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Cross-cultural shorts 2: baby led weaning

We were at our friends’ place and they also had some younger people over. It was 3pm, so lunch time, and I gave Callum some roasted (plantain) banana.

All of a sudden I realised these young people were staring at me, and remarking to one another. They started looking jumpy, like, actually physically agitated. Finally, someone said to me that they didn’t think it was good for Callum to have the banana. They were concerned that it would hurt his teeth.

I said I thought it was good for his teeth – having something to bite in to, and his gums are pretty hard too. I haven’t really been doing purees – we’ve gone the baby led weaning approach where the baby just eats whatever the family does, and they choose what they will and won’t have. Of course the baby’s main source of nutrition continues to be breastmilk, so no big deal trying to shovel food in if the baby refuses. And the baby eating themselves helps to develop hand eye coordination and various physical and social associations.

I explained this to these young people. It did not help at all. I could tell that, so I said, “None of you believe me!” and they all laughed – exactly right! And fair enough too I guess. We all like to believe our child rearing ways are ‘the best’ but no matter who you are a lot of it is received wisdom which may or may not be accurate.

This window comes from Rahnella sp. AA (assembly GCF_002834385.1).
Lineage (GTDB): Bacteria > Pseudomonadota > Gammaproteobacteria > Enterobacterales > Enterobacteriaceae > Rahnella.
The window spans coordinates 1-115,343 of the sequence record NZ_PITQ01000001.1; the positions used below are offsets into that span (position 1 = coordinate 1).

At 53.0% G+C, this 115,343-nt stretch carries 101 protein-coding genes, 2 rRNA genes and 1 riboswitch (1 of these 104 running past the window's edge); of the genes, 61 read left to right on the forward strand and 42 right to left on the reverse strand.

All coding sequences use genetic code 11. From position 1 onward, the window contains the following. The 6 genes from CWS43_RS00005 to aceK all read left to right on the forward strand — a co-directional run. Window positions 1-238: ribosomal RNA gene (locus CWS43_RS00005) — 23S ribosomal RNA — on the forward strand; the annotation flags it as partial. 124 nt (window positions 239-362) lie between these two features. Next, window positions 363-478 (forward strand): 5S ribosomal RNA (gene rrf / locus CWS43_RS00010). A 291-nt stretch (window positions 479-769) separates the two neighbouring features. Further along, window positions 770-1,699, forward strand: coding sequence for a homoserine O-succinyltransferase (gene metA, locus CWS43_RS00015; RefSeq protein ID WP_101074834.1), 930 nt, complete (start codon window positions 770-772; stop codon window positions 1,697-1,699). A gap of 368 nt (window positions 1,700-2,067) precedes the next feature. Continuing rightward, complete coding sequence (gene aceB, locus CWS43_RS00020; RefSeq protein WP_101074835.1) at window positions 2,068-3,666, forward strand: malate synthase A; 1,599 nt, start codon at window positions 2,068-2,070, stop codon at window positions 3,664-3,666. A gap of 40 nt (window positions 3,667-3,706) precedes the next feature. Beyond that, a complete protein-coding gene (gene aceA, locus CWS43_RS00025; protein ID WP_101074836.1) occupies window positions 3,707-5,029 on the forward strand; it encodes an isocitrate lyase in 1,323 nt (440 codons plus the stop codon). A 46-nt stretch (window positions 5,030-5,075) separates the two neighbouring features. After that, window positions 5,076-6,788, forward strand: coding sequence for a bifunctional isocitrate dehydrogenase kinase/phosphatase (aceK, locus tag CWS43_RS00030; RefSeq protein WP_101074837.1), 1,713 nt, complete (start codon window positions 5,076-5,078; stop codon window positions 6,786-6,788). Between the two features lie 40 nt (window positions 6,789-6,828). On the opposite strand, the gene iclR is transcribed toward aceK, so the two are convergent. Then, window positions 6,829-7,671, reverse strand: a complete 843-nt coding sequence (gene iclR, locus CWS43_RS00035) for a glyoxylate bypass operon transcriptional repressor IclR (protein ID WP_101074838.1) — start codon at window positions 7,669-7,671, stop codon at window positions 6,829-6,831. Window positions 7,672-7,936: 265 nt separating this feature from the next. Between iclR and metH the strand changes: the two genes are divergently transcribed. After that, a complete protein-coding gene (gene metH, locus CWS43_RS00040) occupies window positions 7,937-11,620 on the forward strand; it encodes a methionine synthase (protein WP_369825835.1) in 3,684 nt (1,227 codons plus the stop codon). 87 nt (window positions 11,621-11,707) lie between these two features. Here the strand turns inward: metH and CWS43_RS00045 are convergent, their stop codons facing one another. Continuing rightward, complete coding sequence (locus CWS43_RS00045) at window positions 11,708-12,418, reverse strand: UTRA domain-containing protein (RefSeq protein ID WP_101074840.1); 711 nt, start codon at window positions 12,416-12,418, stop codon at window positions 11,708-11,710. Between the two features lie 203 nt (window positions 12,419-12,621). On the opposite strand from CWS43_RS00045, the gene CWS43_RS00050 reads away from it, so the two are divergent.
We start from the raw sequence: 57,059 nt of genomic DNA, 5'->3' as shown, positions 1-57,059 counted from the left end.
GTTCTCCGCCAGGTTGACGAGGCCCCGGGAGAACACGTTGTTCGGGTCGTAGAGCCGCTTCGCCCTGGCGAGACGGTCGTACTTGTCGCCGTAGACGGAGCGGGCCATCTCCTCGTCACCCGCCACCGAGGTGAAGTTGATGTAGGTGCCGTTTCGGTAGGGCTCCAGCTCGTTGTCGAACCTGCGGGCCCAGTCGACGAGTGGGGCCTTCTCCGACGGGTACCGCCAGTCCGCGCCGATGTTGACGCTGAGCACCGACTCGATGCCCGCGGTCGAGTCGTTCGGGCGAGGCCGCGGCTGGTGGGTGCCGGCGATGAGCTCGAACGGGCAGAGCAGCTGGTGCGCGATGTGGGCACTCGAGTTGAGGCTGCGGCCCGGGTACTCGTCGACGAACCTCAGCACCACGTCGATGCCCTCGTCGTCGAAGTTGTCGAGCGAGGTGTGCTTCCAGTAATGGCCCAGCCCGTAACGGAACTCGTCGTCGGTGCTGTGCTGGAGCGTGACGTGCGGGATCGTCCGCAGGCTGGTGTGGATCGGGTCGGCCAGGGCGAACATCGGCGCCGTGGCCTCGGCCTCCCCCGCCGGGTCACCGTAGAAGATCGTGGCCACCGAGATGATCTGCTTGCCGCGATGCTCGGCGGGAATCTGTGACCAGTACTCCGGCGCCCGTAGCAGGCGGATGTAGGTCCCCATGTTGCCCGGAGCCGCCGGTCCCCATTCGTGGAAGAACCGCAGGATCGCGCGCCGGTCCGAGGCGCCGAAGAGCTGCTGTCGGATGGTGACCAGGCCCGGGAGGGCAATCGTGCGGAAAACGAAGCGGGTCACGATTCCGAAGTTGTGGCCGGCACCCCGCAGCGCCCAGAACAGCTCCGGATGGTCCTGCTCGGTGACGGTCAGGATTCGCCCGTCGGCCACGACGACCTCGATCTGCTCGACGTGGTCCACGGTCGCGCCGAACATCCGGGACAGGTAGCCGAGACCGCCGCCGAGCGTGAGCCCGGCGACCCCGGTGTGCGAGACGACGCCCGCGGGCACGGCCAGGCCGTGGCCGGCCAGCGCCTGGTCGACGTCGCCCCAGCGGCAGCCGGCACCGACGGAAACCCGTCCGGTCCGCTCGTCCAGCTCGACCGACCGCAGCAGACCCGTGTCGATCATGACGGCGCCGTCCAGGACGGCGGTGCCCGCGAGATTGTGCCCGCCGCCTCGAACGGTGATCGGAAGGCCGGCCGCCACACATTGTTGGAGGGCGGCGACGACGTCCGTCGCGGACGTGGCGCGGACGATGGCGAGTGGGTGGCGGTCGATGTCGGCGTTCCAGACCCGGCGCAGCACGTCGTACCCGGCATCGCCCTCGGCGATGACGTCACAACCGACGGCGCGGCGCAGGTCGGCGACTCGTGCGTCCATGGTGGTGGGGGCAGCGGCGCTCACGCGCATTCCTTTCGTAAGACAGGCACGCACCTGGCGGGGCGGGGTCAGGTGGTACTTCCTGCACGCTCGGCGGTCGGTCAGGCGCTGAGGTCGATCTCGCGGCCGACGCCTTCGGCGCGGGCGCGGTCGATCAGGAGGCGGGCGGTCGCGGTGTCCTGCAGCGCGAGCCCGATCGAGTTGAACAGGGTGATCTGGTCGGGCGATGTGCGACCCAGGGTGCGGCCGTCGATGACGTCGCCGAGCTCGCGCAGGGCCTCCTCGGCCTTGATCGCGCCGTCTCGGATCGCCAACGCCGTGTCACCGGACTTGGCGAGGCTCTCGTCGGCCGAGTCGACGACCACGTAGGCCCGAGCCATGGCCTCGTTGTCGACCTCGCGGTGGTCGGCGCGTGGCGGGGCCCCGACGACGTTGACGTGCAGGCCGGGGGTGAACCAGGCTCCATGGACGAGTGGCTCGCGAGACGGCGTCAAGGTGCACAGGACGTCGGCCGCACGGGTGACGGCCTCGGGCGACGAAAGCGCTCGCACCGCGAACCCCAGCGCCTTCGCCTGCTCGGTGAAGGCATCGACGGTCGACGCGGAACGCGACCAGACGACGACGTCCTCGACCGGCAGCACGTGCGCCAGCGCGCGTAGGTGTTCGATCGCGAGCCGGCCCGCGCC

Categories: Tanzania Written by Tamie

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Tamie Davis

Tamie Davis is an Aussie living in Tanzania, writing at meetjesusatuni.com.

2 replies

  1. Co-sleeping was the cross cultural difference I encountered with Jo , my wife, when we had Sean. I was raised with the idea of SIDS and medical staff being antagonistic towards co-sleeping. This was non-existent in Singapore and co-sleeping was the norm and something she didn’t want to give up. Consequently she struggled with child and maternal health appointments because she was scolded for co-sleeping and so deliberately hid the fact.

    1. Oh yeah, co-sleeping is a given here too. I asked some friends if they thought it was dangerous and it sent them into peals of laughter.

      Poor Jo. I had a great CYHN in Adelaide who gave me all the official stuff about co-sleeping and then told me to keep right on doing it. And even then I still felt like I’d been told off!

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